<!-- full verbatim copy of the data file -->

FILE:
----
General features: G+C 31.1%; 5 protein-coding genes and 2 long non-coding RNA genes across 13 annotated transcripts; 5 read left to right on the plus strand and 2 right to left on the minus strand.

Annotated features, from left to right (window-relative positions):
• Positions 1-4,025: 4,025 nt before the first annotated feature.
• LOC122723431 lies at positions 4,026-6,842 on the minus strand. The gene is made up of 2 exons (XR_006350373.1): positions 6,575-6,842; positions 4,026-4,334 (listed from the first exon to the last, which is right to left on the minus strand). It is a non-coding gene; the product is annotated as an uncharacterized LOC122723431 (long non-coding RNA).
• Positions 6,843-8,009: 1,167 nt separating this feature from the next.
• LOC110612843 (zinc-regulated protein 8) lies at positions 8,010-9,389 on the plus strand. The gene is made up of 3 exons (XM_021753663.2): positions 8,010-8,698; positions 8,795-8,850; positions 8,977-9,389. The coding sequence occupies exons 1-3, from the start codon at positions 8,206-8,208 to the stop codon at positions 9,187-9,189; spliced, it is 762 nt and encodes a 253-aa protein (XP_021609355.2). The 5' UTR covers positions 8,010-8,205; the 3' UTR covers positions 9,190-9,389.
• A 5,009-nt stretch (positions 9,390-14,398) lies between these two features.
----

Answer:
General features: G+C 31.1%; 5 protein-coding genes and 2 long non-coding RNA genes across 13 annotated transcripts; 5 read left to right on the plus strand and 2 right to left on the minus strand.

Annotated features, from left to right (window-relative positions):
• Positions 1-4,025: 4,025 nt before the first annotated feature.
• LOC122723431 lies at positions 4,026-6,842 on the minus strand. The gene is made up of 2 exons (XR_006350373.1): positions 6,575-6,842; positions 4,026-4,334 (listed from the first exon to the last, which is right to left on the minus strand). It is a non-coding gene; the product is annotated as an uncharacterized LOC122723431 (long non-coding RNA).
• Positions 6,843-8,009: 1,167 nt separating this feature from the next.
• LOC110612843 (zinc-regulated protein 8) lies at positions 8,010-9,389 on the plus strand. The gene is made up of 3 exons (XM_021753663.2): positions 8,010-8,698; positions 8,795-8,850; positions 8,977-9,389. The coding sequence occupies exons 1-3, from the start codon at positions 8,206-8,208 to the stop codon at positions 9,187-9,189; spliced, it is 762 nt and encodes a 253-aa protein (XP_021609355.2). The 5' UTR covers positions 8,010-8,205; the 3' UTR covers positions 9,190-9,389.
• A 5,009-nt stretch (positions 9,390-14,398) lies between these two features.